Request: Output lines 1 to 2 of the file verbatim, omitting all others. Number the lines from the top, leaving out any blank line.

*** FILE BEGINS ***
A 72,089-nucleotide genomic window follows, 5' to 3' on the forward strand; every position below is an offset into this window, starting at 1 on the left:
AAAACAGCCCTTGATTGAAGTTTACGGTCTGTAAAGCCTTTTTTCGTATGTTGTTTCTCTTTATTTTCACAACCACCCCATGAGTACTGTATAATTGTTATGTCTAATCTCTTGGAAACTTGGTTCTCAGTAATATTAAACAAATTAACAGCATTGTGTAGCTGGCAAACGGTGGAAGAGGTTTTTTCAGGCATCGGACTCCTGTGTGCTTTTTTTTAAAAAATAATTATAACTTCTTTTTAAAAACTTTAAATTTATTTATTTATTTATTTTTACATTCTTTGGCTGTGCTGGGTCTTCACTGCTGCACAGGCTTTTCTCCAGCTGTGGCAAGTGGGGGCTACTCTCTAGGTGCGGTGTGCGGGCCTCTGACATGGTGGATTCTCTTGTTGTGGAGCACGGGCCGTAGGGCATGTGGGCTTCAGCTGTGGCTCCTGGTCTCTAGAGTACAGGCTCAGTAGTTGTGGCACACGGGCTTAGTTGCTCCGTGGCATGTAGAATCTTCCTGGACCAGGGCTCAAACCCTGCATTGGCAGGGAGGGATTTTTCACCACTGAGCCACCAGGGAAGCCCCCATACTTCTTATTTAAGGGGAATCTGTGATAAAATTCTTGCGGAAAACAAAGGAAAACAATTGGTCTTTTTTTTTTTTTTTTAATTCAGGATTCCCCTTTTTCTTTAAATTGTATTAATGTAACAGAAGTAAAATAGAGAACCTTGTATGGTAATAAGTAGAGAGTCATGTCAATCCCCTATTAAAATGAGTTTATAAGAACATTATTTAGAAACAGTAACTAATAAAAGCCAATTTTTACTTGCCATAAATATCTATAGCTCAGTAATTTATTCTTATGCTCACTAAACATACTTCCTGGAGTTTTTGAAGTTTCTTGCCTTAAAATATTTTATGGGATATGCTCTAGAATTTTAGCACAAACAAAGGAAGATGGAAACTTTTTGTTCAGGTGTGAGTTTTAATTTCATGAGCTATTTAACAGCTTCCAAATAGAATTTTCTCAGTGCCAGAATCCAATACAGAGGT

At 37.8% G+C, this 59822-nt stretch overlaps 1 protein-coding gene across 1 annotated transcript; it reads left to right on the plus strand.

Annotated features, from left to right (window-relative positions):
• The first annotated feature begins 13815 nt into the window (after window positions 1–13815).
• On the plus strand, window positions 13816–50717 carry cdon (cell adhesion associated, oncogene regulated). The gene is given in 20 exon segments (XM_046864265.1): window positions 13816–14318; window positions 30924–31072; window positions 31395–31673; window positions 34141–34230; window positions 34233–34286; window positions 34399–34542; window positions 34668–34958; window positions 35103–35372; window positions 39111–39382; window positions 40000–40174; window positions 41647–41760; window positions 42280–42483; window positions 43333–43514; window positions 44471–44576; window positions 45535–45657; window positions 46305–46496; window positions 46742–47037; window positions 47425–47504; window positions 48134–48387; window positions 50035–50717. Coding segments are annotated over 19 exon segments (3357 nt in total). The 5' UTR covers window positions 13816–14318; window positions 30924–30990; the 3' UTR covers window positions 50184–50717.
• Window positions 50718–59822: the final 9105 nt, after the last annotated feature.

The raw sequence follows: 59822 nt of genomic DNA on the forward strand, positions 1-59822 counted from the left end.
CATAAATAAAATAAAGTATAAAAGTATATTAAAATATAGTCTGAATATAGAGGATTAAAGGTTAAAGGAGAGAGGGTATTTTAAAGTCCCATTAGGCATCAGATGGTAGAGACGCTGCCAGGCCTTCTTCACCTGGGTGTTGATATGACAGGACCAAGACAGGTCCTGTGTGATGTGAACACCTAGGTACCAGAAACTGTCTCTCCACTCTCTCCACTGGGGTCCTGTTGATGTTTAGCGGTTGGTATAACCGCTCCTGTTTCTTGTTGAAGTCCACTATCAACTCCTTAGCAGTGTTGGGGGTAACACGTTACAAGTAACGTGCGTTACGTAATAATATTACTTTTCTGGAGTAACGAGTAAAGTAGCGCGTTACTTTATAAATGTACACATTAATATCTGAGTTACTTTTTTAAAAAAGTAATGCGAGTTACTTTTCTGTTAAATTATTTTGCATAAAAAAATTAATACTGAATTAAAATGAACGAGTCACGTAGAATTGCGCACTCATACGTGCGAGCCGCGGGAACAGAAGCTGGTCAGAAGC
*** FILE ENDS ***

A 72,089-nucleotide genomic window follows, 5' to 3' on the forward strand; every position below is an offset into this window, starting at 1 on the left:
AAAACAGCCCTTGATTGAAGTTTACGGTCTGTAAAGCCTTTTTTCGTATGTTGTTTCTCTTTATTTTCACAACCACCCCATGAGTACTGTATAATTGTTATGTCTAATCTCTTGGAAACTTGGTTCTCAGTAATATTAAACAAATTAACAGCATTGTGTAGCTGGCAAACGGTGGAAGAGGTTTTTTCAGGCATCGGACTCCTGTGTGCTTTTTTTTAAAAAATAATTATAACTTCTTTTTAAAAACTTTAAATTTATTTATTTATTTATTTTTACATTCTTTGGCTGTGCTGGGTCTTCACTGCTGCACAGGCTTTTCTCCAGCTGTGGCAAGTGGGGGCTACTCTCTAGGTGCGGTGTGCGGGCCTCTGACATGGTGGATTCTCTTGTTGTGGAGCACGGGCCGTAGGGCATGTGGGCTTCAGCTGTGGCTCCTGGTCTCTAGAGTACAGGCTCAGTAGTTGTGGCACACGGGCTTAGTTGCTCCGTGGCATGTAGAATCTTCCTGGACCAGGGCTCAAACCCTGCATTGGCAGGGAGGGATTTTTCACCACTGAGCCACCAGGGAAGCCCCCATACTTCTTATTTAAGGGGAATCTGTGATAAAATTCTTGCGGAAAACAAAGGAAAACAATTGGTCTTTTTTTTTTTTTTTTAATTCAGGATTCCCCTTTTTCTTTAAATTGTATTAATGTAACAGAAGTAAAATAGAGAACCTTGTATGGTAATAAGTAGAGAGTCATGTCAATCCCCTATTAAAATGAGTTTATAAGAACATTATTTAGAAACAGTAACTAATAAAAGCCAATTTTTACTTGCCATAAATATCTATAGCTCAGTAATTTATTCTTATGCTCACTAAACATACTTCCTGGAGTTTTTGAAGTTTCTTGCCTTAAAATATTTTATGGGATATGCTCTAGAATTTTAGCACAAACAAAGGAAGATGGAAACTTTTTGTTCAGGTGTGAGTTTTAATTTCATGAGCTATTTAACAGCTTCCAAATAGAATTTTCTCAGTGCCAGAATCCAATACAGAGGT